Female-to-male per-partner transmission rate 40-80%


The prevalence of trichomoniasis infection is estimated to be 3.1% among women ages 14-49.[66]  2.8% of 454 men attending an STD clinic tested positive for trichonomas vaginalis.[67]

66-100% of the female partners of infected men had trichomoniasis; 40-80% of the male partners of infected women had trichomoniasis.[72]


Trichomoniasis is usually diagnosed with microscopic examination of a sample of vaginal fluid.  This has only a 60-70% sensitivity, and so often results in false negatives.[73]


Trichomoniasis is treated with metronidazole, an antibiotic typically used for protozoa.  For 95-97% of cases, a single dose resolves the infection.[68]


Symptom Prevalence in Chlamydia patients
Common Pain during urination or sex, genital discharge, (in women) abdominal pain roughly 50%
Moderate Sore throat
Pelvic inflammatory disease (increases risk of infertility and cancer in women)
Sore throat: 10%

PID: roughly 9%

Rare Gonococcal arthritis (causes joint pain, rash, and fevers) 0.5-3%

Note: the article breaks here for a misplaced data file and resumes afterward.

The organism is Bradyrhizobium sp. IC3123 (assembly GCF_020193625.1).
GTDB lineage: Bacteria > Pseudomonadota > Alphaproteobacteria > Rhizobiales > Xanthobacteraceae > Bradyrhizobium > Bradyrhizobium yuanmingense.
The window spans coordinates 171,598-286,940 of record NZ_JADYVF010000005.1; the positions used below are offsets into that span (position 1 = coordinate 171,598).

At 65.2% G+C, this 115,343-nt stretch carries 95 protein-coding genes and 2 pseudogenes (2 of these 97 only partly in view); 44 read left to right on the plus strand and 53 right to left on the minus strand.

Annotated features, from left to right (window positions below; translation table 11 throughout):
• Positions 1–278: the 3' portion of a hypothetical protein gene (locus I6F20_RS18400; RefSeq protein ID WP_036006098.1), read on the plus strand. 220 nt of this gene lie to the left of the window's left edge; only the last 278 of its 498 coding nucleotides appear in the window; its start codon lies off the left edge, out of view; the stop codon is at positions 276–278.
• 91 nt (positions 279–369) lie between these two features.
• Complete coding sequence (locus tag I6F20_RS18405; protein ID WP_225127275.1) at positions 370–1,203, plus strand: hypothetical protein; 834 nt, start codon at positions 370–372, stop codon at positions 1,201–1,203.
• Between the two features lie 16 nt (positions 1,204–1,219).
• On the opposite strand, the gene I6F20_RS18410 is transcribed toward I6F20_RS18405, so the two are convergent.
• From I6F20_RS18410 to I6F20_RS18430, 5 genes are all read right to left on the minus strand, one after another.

About half of women have no symptoms; the other half have vaginal discharge, lower abdominal pain, or pain during intercourse. Most men with gonorrhea have infection of the urethra, which causes burning during urination and/or discharge.

Gonorrhea in the throat causes a sore throat about 10% of the time.

Gonorrhea, if left untreated, can cause pelvic inflammatory disease in women. The risk of developing pelvic inflammatory disease from gonorrhea is somewhat unclear.  A meta-analysis found that gonococcal cases of PID outnumbered non-gonococcal PID in three-fourths of the studies, but the gonococcal-to-non-gonococcal ratio varied from 1:1.5 to 8:1.  (In other words: the distribution of STDs depends dramatically on the location of the clinic doing the epidemiological study.)  In the Women’s Health Study, women with a history of gonorrhea had an 80% increase in the risk of pelvic inflammatory disease relative to women without such a history.[24]  (Overall population prevalence of PID in US women 18-44 is roughly 5%.)

Untreated gonorrhea can spread to the joints, causing gonococcal arthritis.  This occurs in roughly 0.3-5% of cases of gonorrheal infection.  It causes joint pain, skin lesions, and fever and chills. Standard treatment is intravenous or intramuscular ceftriaxone (an antibiotic).[25]